Breast Cancer Screening
Other screening tests are being studied in clinical trials.
MRI (magnetic resonance imaging)
MRI is a procedure that uses a magnet, radio waves, and a computer to make a series of detailed pictures of areas inside the body. This procedure is also called nuclear magnetic resonance imaging (NMRI). MRI does not use any x-rays.
In women with a high inherited risk of breast cancer, screening trials of MRI breast scans have shown that MRI is more sensitive than mammography for finding breast tumors. It is common for MRI breast scan results to appear abnormal even though no cancer is present. Screening studies of breast MRI in women at high inherited risk are ongoing.
In women at average risk for breast cancer, MRI scans may be done to help with diagnosis. MRI may be used to:
- Study lumps in the breast that remain after surgery or radiation therapy.
- Study breast lumps or enlarged lymph nodes found during a clinical breast exam or a breast self-exam that were not seen on mammography or ultrasound.
- Plan surgery for patients with known breast cancer.
Breast tissue sampling is taking cells from breast tissue to examine under a microscope. Abnormal cells in breast fluid have been linked to an increased risk of breast cancer in some studies. Scientists are studying whether breast tissue sampling can be used to find breast cancer at an early stage or predict the risk of developing breast cancer. Three methods of tissue sampling are under study:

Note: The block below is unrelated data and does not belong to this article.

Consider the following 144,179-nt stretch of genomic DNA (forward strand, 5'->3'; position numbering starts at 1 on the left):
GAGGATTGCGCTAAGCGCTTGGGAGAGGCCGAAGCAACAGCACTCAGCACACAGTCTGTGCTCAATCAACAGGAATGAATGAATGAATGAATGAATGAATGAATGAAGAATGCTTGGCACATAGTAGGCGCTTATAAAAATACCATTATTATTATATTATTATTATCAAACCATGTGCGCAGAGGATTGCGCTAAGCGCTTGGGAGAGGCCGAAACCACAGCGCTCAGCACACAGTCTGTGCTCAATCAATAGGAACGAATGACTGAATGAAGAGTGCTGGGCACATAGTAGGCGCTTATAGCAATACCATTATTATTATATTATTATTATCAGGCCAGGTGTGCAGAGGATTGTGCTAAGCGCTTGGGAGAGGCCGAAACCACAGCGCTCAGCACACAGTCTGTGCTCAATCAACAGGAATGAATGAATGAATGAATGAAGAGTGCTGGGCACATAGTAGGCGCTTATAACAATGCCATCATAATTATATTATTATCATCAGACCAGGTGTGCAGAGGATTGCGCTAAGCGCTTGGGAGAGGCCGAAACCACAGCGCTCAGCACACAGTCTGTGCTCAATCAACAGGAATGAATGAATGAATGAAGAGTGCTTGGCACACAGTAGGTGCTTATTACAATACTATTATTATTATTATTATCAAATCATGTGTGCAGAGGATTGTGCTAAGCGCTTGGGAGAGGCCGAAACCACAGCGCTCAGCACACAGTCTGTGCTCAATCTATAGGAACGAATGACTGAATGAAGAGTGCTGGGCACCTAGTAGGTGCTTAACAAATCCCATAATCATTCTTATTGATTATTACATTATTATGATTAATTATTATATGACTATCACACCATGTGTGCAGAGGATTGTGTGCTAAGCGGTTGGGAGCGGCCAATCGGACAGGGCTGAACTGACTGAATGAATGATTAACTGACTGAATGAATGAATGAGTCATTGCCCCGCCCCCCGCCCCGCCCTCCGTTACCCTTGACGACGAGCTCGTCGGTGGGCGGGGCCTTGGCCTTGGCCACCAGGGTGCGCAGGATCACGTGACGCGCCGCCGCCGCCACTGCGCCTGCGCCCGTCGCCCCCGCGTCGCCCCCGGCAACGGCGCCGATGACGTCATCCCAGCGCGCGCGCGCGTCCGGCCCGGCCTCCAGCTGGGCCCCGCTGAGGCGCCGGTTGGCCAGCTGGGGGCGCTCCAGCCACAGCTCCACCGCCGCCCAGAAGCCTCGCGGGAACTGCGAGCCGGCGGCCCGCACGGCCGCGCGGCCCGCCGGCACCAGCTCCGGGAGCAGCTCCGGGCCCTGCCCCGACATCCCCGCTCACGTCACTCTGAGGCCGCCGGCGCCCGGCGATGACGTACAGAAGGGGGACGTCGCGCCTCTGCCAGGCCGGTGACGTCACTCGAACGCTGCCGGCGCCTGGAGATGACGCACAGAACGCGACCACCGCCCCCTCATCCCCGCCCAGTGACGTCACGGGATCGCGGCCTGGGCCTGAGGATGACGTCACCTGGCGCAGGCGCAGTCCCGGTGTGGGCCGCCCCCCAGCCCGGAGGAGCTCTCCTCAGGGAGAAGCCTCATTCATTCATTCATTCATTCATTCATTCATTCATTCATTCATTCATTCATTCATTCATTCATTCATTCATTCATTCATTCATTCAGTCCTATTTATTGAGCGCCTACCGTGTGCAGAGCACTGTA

- Fine-needle aspiration: A thin needle is inserted into the breast tissue around the areola (darkened area around the nipple) to withdraw cells and fluid.
- Nipple aspiration: The use of gentle suction to collect fluid through the nipple. This is done with a device similar to the breast pumps used by nursing women.
- Ductal lavage: A hair-size catheter (tube) is inserted into the nipple and a small amount of salt water is released into the duct. The water picks up breast cells and is removed.
Screening clinical trials are taking place in many parts of the country. Information about ongoing clinical trials is available from the NCI Web site.